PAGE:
City of Whitehorse gearing up to update its snow policy, launches survey

·2 min read
A loader dumps snow into a dump truck in Whitehorse. The city is working to update its snow and ice policy after record-breaking snowfall last winter. (Mike Rudyk/CBC - image credit)
A loader dumps snow into a dump truck in Whitehorse. The city is working to update its snow and ice policy after record-breaking snowfall last winter. (Mike Rudyk/CBC - image credit)

It may be late July, but the City of Whitehorse is working to get ahead of the curve and improve its snow clearing operations.

The city launched a public engagement process on proposed changes, including increasing the size of its snowplow fleet, fines, enforcing parking bans and prioritizing active transportation.

Few specifics were disclosed. Tracy Allen, the city's director of operations, said the engagement process will help suss out more details.

Last winter, Whitehorse was hit with record-breaking snowfall, more than 265 centimetres of it, compared to an average of 143.

Allen said crews were maxed out, adding the current snow and ice policy is no longer up to snuff. Making matters worse, she said some residents who failed to move their cars from roadsides significantly delayed crews.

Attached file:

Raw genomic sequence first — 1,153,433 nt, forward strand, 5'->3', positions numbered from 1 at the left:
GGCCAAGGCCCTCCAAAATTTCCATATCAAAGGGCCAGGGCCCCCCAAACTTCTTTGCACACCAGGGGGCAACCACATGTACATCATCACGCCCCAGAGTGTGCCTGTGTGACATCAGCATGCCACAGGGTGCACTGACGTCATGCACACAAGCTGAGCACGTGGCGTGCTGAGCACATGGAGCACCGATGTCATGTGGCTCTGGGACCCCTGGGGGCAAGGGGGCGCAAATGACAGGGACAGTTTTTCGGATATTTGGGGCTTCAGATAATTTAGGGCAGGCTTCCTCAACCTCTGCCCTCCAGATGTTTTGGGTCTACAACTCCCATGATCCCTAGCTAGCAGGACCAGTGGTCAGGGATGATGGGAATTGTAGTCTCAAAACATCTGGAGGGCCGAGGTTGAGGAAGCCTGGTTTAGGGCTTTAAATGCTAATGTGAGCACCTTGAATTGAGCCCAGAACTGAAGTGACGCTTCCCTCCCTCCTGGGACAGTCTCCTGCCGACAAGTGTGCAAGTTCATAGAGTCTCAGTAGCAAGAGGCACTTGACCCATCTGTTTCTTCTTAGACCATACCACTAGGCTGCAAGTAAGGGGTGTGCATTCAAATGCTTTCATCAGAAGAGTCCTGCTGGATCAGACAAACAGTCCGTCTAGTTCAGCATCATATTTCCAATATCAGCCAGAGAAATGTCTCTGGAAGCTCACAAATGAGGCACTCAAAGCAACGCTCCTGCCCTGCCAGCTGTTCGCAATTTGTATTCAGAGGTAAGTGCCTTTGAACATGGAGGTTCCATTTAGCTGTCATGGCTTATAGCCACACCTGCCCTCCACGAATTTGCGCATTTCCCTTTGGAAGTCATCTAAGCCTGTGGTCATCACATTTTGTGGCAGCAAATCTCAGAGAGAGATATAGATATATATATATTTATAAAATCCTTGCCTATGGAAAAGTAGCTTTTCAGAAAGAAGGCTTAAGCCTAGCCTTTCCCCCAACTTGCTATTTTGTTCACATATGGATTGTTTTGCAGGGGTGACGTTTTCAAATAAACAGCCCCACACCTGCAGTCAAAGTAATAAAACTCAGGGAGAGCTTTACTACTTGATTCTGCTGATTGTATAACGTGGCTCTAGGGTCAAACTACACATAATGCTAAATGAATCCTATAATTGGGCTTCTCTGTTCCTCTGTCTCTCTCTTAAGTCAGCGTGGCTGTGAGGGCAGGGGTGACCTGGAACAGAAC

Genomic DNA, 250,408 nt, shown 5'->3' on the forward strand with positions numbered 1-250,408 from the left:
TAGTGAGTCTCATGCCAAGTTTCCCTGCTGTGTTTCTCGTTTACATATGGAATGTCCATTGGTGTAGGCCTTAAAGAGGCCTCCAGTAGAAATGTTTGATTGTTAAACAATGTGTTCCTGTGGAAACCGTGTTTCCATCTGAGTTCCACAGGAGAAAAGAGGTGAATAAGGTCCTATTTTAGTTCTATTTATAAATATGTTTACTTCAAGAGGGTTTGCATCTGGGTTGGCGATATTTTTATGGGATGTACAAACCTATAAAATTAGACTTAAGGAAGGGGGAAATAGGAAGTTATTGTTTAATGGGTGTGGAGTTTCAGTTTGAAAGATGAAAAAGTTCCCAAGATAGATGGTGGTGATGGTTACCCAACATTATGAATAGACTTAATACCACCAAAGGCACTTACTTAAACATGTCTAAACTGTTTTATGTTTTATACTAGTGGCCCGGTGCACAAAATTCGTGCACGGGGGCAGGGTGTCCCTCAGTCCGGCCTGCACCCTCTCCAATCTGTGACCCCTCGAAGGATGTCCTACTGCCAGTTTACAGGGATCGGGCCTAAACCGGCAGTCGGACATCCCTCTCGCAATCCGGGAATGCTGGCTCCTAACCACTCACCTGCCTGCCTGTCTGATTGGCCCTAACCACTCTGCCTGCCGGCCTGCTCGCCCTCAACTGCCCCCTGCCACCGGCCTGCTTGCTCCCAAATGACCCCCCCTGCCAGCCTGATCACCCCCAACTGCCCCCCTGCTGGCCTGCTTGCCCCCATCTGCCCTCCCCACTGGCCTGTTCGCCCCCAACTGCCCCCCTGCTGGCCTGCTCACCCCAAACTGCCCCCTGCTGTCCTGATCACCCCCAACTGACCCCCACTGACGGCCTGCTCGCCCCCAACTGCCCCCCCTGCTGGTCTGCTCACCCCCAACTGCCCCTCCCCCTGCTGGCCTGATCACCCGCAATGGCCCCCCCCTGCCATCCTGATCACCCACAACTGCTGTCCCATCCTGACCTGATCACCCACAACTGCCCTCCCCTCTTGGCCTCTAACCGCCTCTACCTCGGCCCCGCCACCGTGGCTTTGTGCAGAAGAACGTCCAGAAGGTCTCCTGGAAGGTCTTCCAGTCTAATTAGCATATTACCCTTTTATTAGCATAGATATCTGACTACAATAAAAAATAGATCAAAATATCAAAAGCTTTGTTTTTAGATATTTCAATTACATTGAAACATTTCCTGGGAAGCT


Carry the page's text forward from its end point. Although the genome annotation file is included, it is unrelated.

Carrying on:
"One parked vehicle can add up to 30 minutes, and that's if we manage to get it towed and/or we clear around it," Allen said.

'Titanic shift'

Councillor Dan Boyd agreed the city's policy is in urgent need of a facelift.

He said snow-clearing capacity is strained by rapid population growth and compounded by climate change.

While changes are likely expensive, Boyd said they are warranted to avoid another year of chaos on the streets.

"I like what I'm seeing here so far. I sure hope the public will understand and appreciate that we're gonna have to get some public support to make this work well, too," he said.

Councillor Ted Laking called proposed changes a "titanic shift."

"We've heard from our citizens that they would like to see us make such a shift," he said.

What's next?

Residents have until August 19 to complete the city's survey on the issue.

Feedback will inform an administration report, which will be presented to city council the following month.

Allen said while some measures are projected to take effect in time this winter, full implementation is expected to span several years.

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